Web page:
Possibility of ruptured scar ectopic pregnancy was kept and exploratory laparotomy performed. Intraoperatively, we found one litre of haemoperitoneum with ruptured uterine scar through which amniotic sac was protruding (Figure 2). Uterus was evacuated and uterine defect repaired. Patient received two units of blood intraoperatively. Her postoperative period was uneventful and was discharged on the fifth postoperative day.

106892.fig.002
Figure 2: Intact gestational sac along with placental tissue seen protruding through previous caesarean scar defect.

3. Discussion

Implantation of a gestational sac within a caesarean delivery scar is rarest form of ectopic pregnancy. A recent case series estimates an incidence of 1 : 2226 of all pregnancies, with a rate of 0.15% in women with a previous caesarean section and a rate of 6.1% of all ectopic pregnancies in women who had at least one caesarean delivery [1], although the overall prevalence seems to be increasing. There may be two subsets of caesarean scar pregnancies, first those that progress back toward the uterine cavity and may develop to term but with abnormal implantation and increased risk of bleeding, and those that progress towards the abdominal cavity with considerable risk of uterine rupture [3]. Sonography is the first-line diagnostic tool for scar pregnancy. A delay in diagnosis can lead to uterine rupture with a high risk of hysterectomy causing serious maternal morbidity and importantly loss of future fertility. There is also a danger of bladder invasion by the growing placenta. Today, serial serum hCG measurements and transvaginal ultrasound examination can provide early detection of most ectopic pregnancies. In those who require surgery, the type of procedure depends on the clinical situation and the location of the pregnancy [4].

The rarity of this entity results in a lack of consensus on optimal management. Reported strategies include expectant management, systemic methotrexate therapy, local injection of methotrexate, gestational sac aspiration, dilatation and curettage, surgical laparotomy/hysterotomy, hysteroscopy, laparoscopy, and uterine artery embolization [5, 6]. Haimov-Kochman et al. suggested that noninvasive therapy should be considered in suitable cases of caesarean scar ectopic pregnancy. In cases discovered at no more than 6–8 week’s gestation without fetal cardiac activity, methotrexate injection and expectant management may be a safe treatment alternative [7]. Ultimately, the approach depends on various factors such as gestational age at presentation, hemodynamic stability, local endoscopic expertise, future fertility plans, and feasibility of serial follow-up serology and imaging.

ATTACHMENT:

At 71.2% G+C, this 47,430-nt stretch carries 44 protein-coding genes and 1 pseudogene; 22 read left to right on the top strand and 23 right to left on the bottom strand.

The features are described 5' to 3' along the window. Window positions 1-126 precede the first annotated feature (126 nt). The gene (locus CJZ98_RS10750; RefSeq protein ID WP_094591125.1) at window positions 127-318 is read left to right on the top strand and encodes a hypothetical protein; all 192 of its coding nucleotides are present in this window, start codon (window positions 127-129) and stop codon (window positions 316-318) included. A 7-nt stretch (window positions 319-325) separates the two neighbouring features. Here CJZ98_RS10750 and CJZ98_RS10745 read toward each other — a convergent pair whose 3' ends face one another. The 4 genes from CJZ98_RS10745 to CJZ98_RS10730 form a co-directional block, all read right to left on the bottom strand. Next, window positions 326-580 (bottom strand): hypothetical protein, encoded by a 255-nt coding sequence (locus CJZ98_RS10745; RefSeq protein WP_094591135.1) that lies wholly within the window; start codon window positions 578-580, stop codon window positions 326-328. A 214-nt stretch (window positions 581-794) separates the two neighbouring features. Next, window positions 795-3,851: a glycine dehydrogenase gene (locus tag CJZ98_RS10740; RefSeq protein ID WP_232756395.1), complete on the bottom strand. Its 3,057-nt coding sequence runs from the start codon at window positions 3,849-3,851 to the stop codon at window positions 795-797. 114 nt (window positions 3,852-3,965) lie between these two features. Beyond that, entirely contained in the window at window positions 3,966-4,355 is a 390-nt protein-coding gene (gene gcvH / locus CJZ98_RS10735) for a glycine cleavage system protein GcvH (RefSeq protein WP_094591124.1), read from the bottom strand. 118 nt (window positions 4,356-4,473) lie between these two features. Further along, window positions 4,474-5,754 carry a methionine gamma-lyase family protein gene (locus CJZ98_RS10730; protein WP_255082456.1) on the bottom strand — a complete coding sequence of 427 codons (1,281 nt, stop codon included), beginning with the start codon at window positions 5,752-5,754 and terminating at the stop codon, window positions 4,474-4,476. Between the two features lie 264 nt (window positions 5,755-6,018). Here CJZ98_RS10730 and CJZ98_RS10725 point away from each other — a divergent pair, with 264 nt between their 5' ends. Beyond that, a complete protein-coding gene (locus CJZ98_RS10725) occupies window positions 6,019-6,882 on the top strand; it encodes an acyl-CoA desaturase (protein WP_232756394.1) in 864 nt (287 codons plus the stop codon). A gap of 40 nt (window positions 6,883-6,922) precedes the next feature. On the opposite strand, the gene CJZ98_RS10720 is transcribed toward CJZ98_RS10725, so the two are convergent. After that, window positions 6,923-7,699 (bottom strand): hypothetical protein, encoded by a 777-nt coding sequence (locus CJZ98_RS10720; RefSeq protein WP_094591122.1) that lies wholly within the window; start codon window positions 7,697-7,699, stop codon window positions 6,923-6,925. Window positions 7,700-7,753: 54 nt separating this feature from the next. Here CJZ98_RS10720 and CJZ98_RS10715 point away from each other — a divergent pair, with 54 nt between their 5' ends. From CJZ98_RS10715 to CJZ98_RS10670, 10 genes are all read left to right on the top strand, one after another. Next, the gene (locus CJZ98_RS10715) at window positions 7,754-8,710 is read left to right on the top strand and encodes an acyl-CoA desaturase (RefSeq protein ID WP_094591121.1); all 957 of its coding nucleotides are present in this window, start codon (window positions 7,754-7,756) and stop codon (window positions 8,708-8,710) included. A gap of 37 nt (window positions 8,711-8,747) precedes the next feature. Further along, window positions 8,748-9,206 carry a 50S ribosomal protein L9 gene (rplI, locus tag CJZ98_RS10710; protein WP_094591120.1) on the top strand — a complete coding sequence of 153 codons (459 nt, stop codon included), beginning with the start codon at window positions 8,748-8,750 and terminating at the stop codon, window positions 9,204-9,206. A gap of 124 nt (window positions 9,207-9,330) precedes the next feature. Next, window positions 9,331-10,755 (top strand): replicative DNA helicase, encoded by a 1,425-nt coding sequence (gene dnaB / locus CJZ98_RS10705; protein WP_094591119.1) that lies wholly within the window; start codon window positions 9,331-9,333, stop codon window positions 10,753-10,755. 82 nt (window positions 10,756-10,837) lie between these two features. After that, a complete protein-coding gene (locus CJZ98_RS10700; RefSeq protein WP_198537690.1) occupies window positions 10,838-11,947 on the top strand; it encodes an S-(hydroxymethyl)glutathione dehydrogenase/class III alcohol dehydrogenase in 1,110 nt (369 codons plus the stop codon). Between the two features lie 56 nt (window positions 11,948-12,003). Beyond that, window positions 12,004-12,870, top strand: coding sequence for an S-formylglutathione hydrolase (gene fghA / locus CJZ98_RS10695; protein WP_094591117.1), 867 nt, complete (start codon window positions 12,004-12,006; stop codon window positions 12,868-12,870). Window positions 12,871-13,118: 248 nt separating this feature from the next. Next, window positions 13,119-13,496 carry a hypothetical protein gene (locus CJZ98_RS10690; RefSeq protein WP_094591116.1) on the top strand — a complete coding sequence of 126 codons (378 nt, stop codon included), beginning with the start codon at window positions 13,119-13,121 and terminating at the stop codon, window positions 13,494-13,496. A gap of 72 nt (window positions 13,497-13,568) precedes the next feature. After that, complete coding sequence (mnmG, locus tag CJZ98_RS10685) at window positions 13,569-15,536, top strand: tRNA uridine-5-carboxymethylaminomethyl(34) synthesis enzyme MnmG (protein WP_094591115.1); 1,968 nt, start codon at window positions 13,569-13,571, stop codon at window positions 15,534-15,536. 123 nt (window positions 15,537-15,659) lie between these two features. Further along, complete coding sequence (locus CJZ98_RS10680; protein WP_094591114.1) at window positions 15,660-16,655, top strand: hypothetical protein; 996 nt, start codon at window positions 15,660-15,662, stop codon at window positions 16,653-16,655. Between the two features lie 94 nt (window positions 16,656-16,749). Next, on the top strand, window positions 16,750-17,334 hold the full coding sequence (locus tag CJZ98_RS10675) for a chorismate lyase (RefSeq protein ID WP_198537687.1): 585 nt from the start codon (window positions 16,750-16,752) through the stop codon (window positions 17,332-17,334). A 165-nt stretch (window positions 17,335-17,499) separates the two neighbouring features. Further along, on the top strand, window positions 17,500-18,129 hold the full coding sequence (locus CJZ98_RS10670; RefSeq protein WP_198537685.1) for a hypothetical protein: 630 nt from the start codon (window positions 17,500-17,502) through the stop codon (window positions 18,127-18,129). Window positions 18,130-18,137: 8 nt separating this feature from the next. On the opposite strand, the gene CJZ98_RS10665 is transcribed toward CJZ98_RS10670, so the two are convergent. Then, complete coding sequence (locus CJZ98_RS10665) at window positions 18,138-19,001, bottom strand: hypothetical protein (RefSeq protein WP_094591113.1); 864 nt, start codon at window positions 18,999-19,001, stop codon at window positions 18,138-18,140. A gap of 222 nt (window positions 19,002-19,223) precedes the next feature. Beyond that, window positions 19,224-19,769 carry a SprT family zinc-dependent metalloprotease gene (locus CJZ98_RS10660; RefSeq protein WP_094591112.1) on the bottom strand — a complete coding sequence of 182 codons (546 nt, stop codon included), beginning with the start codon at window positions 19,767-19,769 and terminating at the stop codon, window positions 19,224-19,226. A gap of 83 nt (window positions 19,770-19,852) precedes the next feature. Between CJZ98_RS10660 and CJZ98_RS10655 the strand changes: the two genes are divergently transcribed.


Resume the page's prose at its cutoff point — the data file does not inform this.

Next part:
4. Conclusion

Uterine rupture during first trimester of pregnancy is an extremely rare, but life-threatening cause of intraperitoneal haemorrhage. The ectopic pregnancy within the scar of a previous caesarean delivery is best diagnosed by transvaginal ultrasound. However, a delay in either diagnosis or treatment can lead to uterine rupture, hysterectomy, and significant maternal morbidity. Though a rare event, the incidence of caesarean scar pregnancy seems to be on the rise due to increasing caesarean section rate. Hence, an obstetrician is likely to encounter this entity in his or her lifetime. Heightened awareness amongst obstetricians regarding the possibility of scar pregnancy in those with prior caesarean section and early ultrasound in these women may lead to early diagnosis and hence a chance of conservative management.

Conflict of Interests

The authors hereby declare that they have no conflict of interests to declare.